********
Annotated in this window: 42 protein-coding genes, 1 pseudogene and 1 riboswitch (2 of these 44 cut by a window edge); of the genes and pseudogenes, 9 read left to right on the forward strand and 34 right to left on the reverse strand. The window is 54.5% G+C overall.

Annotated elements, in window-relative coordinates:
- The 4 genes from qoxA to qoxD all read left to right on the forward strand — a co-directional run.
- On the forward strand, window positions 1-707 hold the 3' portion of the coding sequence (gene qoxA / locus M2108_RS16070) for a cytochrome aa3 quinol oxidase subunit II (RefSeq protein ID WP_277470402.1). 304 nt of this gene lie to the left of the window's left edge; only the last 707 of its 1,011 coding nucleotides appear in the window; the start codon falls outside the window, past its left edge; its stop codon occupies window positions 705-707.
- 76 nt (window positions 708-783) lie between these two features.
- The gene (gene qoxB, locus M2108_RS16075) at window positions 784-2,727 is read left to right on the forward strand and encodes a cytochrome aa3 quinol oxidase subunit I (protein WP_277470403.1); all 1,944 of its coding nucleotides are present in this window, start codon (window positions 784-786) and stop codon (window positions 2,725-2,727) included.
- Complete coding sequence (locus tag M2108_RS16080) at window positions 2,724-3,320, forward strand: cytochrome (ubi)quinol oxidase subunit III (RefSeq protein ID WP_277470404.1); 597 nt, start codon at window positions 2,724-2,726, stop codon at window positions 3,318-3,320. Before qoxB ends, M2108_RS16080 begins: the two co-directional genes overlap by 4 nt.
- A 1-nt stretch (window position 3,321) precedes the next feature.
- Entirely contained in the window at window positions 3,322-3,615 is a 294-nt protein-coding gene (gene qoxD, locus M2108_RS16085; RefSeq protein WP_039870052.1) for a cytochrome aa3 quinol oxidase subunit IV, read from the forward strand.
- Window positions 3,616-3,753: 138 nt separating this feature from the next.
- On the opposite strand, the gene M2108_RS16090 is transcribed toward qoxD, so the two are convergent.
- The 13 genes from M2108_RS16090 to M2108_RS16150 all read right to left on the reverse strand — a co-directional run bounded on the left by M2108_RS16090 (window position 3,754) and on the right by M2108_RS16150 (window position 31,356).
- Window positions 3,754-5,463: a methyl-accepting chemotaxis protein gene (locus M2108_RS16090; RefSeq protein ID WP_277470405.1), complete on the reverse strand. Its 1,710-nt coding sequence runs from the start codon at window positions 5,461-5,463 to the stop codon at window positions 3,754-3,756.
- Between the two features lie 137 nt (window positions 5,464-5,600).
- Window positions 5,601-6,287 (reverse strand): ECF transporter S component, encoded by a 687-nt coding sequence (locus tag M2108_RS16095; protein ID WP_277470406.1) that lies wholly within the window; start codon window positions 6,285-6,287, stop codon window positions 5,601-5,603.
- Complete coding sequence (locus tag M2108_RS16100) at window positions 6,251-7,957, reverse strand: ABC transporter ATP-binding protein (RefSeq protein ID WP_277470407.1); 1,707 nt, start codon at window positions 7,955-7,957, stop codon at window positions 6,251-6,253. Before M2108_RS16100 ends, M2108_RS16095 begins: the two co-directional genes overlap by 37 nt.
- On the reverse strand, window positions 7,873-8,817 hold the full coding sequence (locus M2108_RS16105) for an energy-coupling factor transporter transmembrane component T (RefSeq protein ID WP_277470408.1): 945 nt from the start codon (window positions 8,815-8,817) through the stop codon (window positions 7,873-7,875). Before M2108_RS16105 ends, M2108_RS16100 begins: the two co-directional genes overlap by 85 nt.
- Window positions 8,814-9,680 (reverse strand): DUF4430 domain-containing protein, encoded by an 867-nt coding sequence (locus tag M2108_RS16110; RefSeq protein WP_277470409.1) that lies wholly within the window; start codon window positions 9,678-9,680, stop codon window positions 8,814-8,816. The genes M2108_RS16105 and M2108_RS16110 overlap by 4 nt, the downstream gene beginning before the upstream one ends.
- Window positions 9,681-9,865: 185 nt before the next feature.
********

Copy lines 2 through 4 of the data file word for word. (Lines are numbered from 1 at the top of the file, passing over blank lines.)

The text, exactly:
Annotated elements, in window-relative coordinates:
- The 4 genes from qoxA to qoxD all read left to right on the forward strand — a co-directional run.
- On the forward strand, window positions 1-707 hold the 3' portion of the coding sequence (gene qoxA / locus M2108_RS16070) for a cytochrome aa3 quinol oxidase subunit II (RefSeq protein ID WP_277470402.1). 304 nt of this gene lie to the left of the window's left edge; only the last 707 of its 1,011 coding nucleotides appear in the window; the start codon falls outside the window, past its left edge; its stop codon occupies window positions 705-707.